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PCB Design for 1 Gbps

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PCB Design for 1 Gbps

ECE 4006

Dr Brooke

- What signals are being routed?
- How can you route those signals?
- How to apply routing to PCB?
- PCB design techniques

- High Frequency Sensitive Analog (e.g., IN from PD)
- High Frequency: Data, and Noisy Analog (e.g., +OUT from Limiting Amp, +OUT from VCSEL driver)
- Low Frequency sensitive : Bias, Analog (e.g., DC Power on input side of most chips esp. TIA)
- Low Frequency insensitive: Bias, Analog (e.g., DC Power on output side of most chips, low frequency data)

- Red = Challenging, Yellow =Care needed, Green = Easy

- High Frequency/High Sensitivity
- Transmission lines, return path (decoupling), Shielding from high frequency

- High Frequency/Low Sensitivity
- Transmission lines, prevent coupling to sensitive

- Low Frequency/High Sensitivity
- Shielding from high frequency, return path (ground loops),

- Low Frequency/Low Sensitivity
- Low Frequency decoupling, Resistive Loss

- Transmission line issues
- Signal return path issues (decoupling)
- Shielding from larger high Frequency signals

- What is a Transmission line? What is not?
- How to avoid (short lines)
- How to use (50 ohms)
- Non traditional transmission lines (turns, tapers)

1 wavelength =

= 20 cm @ 500 MHz,

- Less that 1/10 of a wavelength use arbitrary geometry connections
- More that ¼ wave length use wideband RF design techniques for geometry (stripline, coplanar)
- In between use special angles, tapers, curves

EM wave

¼ wavelength or greater = transmission line = 5 cm

1/10 wavelength or less = wire = 2 cm

- What frequency to use?
- Gbps data ~ 500 MHz sq wave (10101010…)

Square Wave = 1st + 3rd + 5th … Harmonics

Using up to 5th harmonic has eye closure ~15%

Using up to 3rd harmonic has eye closure ~30%

Using only 1st harmonic has eye closure ~50%

- Depending on eye you want chose appropriate harmonic length to be less than a 1/10th of a wavelength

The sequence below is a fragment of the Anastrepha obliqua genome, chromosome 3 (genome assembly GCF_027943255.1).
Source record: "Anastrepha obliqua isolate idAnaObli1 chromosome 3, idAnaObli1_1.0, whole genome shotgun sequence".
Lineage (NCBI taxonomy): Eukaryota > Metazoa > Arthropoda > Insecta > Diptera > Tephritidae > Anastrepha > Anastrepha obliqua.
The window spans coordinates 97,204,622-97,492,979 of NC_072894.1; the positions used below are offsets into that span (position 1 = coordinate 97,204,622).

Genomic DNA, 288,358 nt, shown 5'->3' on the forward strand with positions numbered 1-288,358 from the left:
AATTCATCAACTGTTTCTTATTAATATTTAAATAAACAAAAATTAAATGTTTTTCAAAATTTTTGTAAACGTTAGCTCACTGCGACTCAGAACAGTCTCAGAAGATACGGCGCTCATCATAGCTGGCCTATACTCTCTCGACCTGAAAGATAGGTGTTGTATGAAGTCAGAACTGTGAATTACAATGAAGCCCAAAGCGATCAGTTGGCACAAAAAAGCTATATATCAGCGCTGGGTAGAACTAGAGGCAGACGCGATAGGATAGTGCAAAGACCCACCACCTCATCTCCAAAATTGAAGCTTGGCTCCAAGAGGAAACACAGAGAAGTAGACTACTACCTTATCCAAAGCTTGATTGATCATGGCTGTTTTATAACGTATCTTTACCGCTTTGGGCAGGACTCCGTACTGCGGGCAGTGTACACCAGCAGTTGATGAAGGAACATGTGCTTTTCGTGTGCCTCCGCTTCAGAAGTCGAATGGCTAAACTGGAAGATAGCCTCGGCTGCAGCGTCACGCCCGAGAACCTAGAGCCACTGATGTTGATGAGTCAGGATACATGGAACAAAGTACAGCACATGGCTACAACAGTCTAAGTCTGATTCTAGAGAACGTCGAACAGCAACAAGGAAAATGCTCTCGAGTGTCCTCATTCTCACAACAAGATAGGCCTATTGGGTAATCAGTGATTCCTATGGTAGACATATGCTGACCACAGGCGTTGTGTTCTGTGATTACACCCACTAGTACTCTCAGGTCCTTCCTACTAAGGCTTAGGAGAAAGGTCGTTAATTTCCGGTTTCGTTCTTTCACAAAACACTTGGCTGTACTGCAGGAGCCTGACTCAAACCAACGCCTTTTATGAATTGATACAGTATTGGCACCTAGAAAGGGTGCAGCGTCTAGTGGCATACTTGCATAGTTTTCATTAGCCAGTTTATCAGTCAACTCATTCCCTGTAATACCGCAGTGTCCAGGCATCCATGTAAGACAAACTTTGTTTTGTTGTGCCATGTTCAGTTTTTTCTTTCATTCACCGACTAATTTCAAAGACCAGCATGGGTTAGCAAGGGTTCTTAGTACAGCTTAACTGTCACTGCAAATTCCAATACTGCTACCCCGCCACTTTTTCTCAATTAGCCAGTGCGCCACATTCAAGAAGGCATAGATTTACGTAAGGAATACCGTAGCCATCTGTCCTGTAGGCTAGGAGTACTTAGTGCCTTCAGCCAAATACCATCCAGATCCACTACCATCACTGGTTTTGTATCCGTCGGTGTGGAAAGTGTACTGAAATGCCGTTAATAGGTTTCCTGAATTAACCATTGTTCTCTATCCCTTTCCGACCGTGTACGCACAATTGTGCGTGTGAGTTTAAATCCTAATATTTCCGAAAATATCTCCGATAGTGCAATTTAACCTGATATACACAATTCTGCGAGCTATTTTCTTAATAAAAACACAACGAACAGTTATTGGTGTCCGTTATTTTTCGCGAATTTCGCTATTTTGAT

First Harmonic = 1/10 * 20 cm = 2 cm

Second harmonic (present in real data) = 2 cm / 2 = 1 cm

Fifth

Harmonic

= 4 mm

Third

Harmonic

= 6.7 mm

Fourth

Harmonic

= 5 mm

For Gigabit Ethernet

- Nice eye for lines less than 4 mm not a transmission line
- OK eye for lines less than 7 mm not a transmission line
- Poor eye for lines less than 2 cm not a transmission line

- Terminate them in design impedance
- Ensure high frequency return path
- Signal returns along the shield of Coax

50 ohms

Signal arrives after transmission delay.

“sees” 50 ohms immediately

between core and shield

- nothing else if terminated properly

- “echo” after 2 x transmission delay otherwise

+

+OUT

100 ohms

GND

-OUT

+

“sees” 50 ohms immediately

between core and shield

- Special Case for Balanced Differential Signals
- Connect shields together

“sees” 50 ohms immediately

between core and shield

Balanced = equal and opposite

That is for AC components:

(+OUT) = -(-OUT)

- Eliminate reflective features larger than 1/10th of a wavelength
- Avoid impendence changes

45 deg

45 deg

1/10th wavelength

1/10th wavelength

- If you want to use these features either:
- Do it in the transition region between 1/10th and ¼ wavelength
- Or use an RF design tool (e.g., ADS) to verify operation with finite element analysis

- Every High Frequency input and output
- All AC current out/in must return to both “nearby” supplies

VCC

OUT

Load

VEE

“Decoupling

Capacitor” –

Must be a “short” at signal frequency

ground path – minimum length!

- www.murata.com/cap/lineup
- We are using 1.6 mm x 0.8 mm (0603) caps

- 10000 pF = 0.01 uF
- S11 = reflected/incident power ratio when grounded
- S21 = ratio of power passed to 50 ohm load

- Transmission line issues
- prevent coupling to sensitive

- Shielding from high frequency
- Return path (ground loops)

- Low Frequency decoupling
- Resistive Loss

- fff

- fff